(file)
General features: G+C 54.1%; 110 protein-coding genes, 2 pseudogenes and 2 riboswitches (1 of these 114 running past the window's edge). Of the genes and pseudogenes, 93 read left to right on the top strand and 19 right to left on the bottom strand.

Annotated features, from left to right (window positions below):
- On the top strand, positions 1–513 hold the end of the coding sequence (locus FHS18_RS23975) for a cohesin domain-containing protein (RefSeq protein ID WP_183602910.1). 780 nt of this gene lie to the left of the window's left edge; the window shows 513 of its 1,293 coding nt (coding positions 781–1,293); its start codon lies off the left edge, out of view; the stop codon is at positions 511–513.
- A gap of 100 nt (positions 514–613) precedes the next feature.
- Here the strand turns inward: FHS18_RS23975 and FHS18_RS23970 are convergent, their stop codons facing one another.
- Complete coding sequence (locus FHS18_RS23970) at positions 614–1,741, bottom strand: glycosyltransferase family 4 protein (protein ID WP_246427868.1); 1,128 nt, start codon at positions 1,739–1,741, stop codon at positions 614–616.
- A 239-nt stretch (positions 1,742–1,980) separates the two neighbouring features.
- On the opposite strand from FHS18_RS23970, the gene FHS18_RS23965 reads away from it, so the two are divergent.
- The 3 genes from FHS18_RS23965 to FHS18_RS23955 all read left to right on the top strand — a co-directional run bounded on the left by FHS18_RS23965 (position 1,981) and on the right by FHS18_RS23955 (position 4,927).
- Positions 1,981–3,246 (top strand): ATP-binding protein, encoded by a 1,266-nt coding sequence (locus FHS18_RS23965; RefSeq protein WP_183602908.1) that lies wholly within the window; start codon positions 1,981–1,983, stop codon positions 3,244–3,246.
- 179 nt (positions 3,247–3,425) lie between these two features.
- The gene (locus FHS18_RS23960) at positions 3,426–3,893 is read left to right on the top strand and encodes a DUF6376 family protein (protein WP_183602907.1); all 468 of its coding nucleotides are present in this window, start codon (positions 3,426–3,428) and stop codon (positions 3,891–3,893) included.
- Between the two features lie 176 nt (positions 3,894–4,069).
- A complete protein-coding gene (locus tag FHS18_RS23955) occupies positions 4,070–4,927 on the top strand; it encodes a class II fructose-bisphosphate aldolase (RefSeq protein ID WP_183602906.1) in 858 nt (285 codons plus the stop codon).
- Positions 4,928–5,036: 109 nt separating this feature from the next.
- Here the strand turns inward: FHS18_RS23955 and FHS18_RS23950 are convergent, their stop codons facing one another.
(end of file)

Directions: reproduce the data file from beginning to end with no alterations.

General features: G+C 54.1%; 110 protein-coding genes, 2 pseudogenes and 2 riboswitches (1 of these 114 running past the window's edge). Of the genes and pseudogenes, 93 read left to right on the top strand and 19 right to left on the bottom strand.

Annotated features, from left to right (window positions below):
- On the top strand, positions 1–513 hold the end of the coding sequence (locus FHS18_RS23975) for a cohesin domain-containing protein (RefSeq protein ID WP_183602910.1). 780 nt of this gene lie to the left of the window's left edge; the window shows 513 of its 1,293 coding nt (coding positions 781–1,293); its start codon lies off the left edge, out of view; the stop codon is at positions 511–513.
- A gap of 100 nt (positions 514–613) precedes the next feature.
- Here the strand turns inward: FHS18_RS23975 and FHS18_RS23970 are convergent, their stop codons facing one another.
- Complete coding sequence (locus FHS18_RS23970) at positions 614–1,741, bottom strand: glycosyltransferase family 4 protein (protein ID WP_246427868.1); 1,128 nt, start codon at positions 1,739–1,741, stop codon at positions 614–616.
- A 239-nt stretch (positions 1,742–1,980) separates the two neighbouring features.
- On the opposite strand from FHS18_RS23970, the gene FHS18_RS23965 reads away from it, so the two are divergent.
- The 3 genes from FHS18_RS23965 to FHS18_RS23955 all read left to right on the top strand — a co-directional run bounded on the left by FHS18_RS23965 (position 1,981) and on the right by FHS18_RS23955 (position 4,927).
- Positions 1,981–3,246 (top strand): ATP-binding protein, encoded by a 1,266-nt coding sequence (locus FHS18_RS23965; RefSeq protein WP_183602908.1) that lies wholly within the window; start codon positions 1,981–1,983, stop codon positions 3,244–3,246.
- 179 nt (positions 3,247–3,425) lie between these two features.
- The gene (locus FHS18_RS23960) at positions 3,426–3,893 is read left to right on the top strand and encodes a DUF6376 family protein (protein WP_183602907.1); all 468 of its coding nucleotides are present in this window, start codon (positions 3,426–3,428) and stop codon (positions 3,891–3,893) included.
- Between the two features lie 176 nt (positions 3,894–4,069).
- A complete protein-coding gene (locus tag FHS18_RS23955) occupies positions 4,070–4,927 on the top strand; it encodes a class II fructose-bisphosphate aldolase (RefSeq protein ID WP_183602906.1) in 858 nt (285 codons plus the stop codon).
- Positions 4,928–5,036: 109 nt separating this feature from the next.
- Here the strand turns inward: FHS18_RS23955 and FHS18_RS23950 are convergent, their stop codons facing one another.